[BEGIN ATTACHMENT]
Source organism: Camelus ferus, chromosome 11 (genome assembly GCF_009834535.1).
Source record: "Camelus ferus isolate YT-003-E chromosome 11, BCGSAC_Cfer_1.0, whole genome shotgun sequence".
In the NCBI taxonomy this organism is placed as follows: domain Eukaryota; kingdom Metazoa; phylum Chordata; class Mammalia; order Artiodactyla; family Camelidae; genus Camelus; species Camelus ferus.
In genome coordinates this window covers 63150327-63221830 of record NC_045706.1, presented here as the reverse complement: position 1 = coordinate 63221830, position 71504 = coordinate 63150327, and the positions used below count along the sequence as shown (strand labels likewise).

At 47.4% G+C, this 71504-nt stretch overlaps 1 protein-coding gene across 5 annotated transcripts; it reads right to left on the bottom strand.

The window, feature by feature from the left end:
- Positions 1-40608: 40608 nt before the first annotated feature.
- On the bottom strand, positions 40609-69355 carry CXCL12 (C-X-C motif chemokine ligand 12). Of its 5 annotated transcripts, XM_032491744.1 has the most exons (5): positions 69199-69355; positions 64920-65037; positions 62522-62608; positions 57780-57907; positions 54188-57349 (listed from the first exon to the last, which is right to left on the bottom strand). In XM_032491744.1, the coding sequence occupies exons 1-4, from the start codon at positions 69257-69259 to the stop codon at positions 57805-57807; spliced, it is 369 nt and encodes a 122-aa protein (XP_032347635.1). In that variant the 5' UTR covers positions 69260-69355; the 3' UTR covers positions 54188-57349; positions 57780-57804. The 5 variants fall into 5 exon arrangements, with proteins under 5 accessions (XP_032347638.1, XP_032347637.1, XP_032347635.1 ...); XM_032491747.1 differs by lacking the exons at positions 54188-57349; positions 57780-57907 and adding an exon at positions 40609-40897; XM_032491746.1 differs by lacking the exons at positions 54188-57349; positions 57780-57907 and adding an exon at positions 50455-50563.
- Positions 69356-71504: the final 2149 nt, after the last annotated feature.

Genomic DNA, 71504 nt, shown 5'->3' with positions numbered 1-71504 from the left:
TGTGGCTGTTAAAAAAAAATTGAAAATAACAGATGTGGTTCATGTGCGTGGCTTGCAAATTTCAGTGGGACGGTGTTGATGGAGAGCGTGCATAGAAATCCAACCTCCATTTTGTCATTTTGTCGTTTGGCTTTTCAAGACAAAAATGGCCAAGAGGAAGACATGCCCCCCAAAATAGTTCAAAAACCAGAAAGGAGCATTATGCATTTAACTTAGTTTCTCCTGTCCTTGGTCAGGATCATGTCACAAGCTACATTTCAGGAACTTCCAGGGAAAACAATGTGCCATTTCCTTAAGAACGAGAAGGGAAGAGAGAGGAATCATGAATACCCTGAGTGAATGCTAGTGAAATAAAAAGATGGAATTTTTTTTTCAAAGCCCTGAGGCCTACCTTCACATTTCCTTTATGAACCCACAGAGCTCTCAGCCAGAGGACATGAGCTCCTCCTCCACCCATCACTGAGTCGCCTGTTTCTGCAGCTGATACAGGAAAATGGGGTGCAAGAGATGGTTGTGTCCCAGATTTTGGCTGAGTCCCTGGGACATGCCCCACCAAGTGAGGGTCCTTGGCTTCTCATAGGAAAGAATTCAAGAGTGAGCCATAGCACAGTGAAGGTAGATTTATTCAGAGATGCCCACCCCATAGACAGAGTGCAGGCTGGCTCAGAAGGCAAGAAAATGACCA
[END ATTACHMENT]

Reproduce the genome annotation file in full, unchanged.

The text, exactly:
Source organism: Camelus ferus, chromosome 11 (genome assembly GCF_009834535.1).
Source record: "Camelus ferus isolate YT-003-E chromosome 11, BCGSAC_Cfer_1.0, whole genome shotgun sequence".
In the NCBI taxonomy this organism is placed as follows: domain Eukaryota; kingdom Metazoa; phylum Chordata; class Mammalia; order Artiodactyla; family Camelidae; genus Camelus; species Camelus ferus.
In genome coordinates this window covers 63150327-63221830 of record NC_045706.1, presented here as the reverse complement: position 1 = coordinate 63221830, position 71504 = coordinate 63150327, and the positions used below count along the sequence as shown (strand labels likewise).

At 47.4% G+C, this 71504-nt stretch overlaps 1 protein-coding gene across 5 annotated transcripts; it reads right to left on the bottom strand.

The window, feature by feature from the left end:
- Positions 1-40608: 40608 nt before the first annotated feature.
- On the bottom strand, positions 40609-69355 carry CXCL12 (C-X-C motif chemokine ligand 12). Of its 5 annotated transcripts, XM_032491744.1 has the most exons (5): positions 69199-69355; positions 64920-65037; positions 62522-62608; positions 57780-57907; positions 54188-57349 (listed from the first exon to the last, which is right to left on the bottom strand). In XM_032491744.1, the coding sequence occupies exons 1-4, from the start codon at positions 69257-69259 to the stop codon at positions 57805-57807; spliced, it is 369 nt and encodes a 122-aa protein (XP_032347635.1). In that variant the 5' UTR covers positions 69260-69355; the 3' UTR covers positions 54188-57349; positions 57780-57804. The 5 variants fall into 5 exon arrangements, with proteins under 5 accessions (XP_032347638.1, XP_032347637.1, XP_032347635.1 ...); XM_032491747.1 differs by lacking the exons at positions 54188-57349; positions 57780-57907 and adding an exon at positions 40609-40897; XM_032491746.1 differs by lacking the exons at positions 54188-57349; positions 57780-57907 and adding an exon at positions 50455-50563.
- Positions 69356-71504: the final 2149 nt, after the last annotated feature.

Genomic DNA, 71504 nt, shown 5'->3' with positions numbered 1-71504 from the left:
TGTGGCTGTTAAAAAAAAATTGAAAATAACAGATGTGGTTCATGTGCGTGGCTTGCAAATTTCAGTGGGACGGTGTTGATGGAGAGCGTGCATAGAAATCCAACCTCCATTTTGTCATTTTGTCGTTTGGCTTTTCAAGACAAAAATGGCCAAGAGGAAGACATGCCCCCCAAAATAGTTCAAAAACCAGAAAGGAGCATTATGCATTTAACTTAGTTTCTCCTGTCCTTGGTCAGGATCATGTCACAAGCTACATTTCAGGAACTTCCAGGGAAAACAATGTGCCATTTCCTTAAGAACGAGAAGGGAAGAGAGAGGAATCATGAATACCCTGAGTGAATGCTAGTGAAATAAAAAGATGGAATTTTTTTTTCAAAGCCCTGAGGCCTACCTTCACATTTCCTTTATGAACCCACAGAGCTCTCAGCCAGAGGACATGAGCTCCTCCTCCACCCATCACTGAGTCGCCTGTTTCTGCAGCTGATACAGGAAAATGGGGTGCAAGAGATGGTTGTGTCCCAGATTTTGGCTGAGTCCCTGGGACATGCCCCACCAAGTGAGGGTCCTTGGCTTCTCATAGGAAAGAATTCAAGAGTGAGCCATAGCACAGTGAAGGTAGATTTATTCAGAGATGCCCACCCCATAGACAGAGTGCAGGCTGGCTCAGAAGGCAAGAAAATGACCA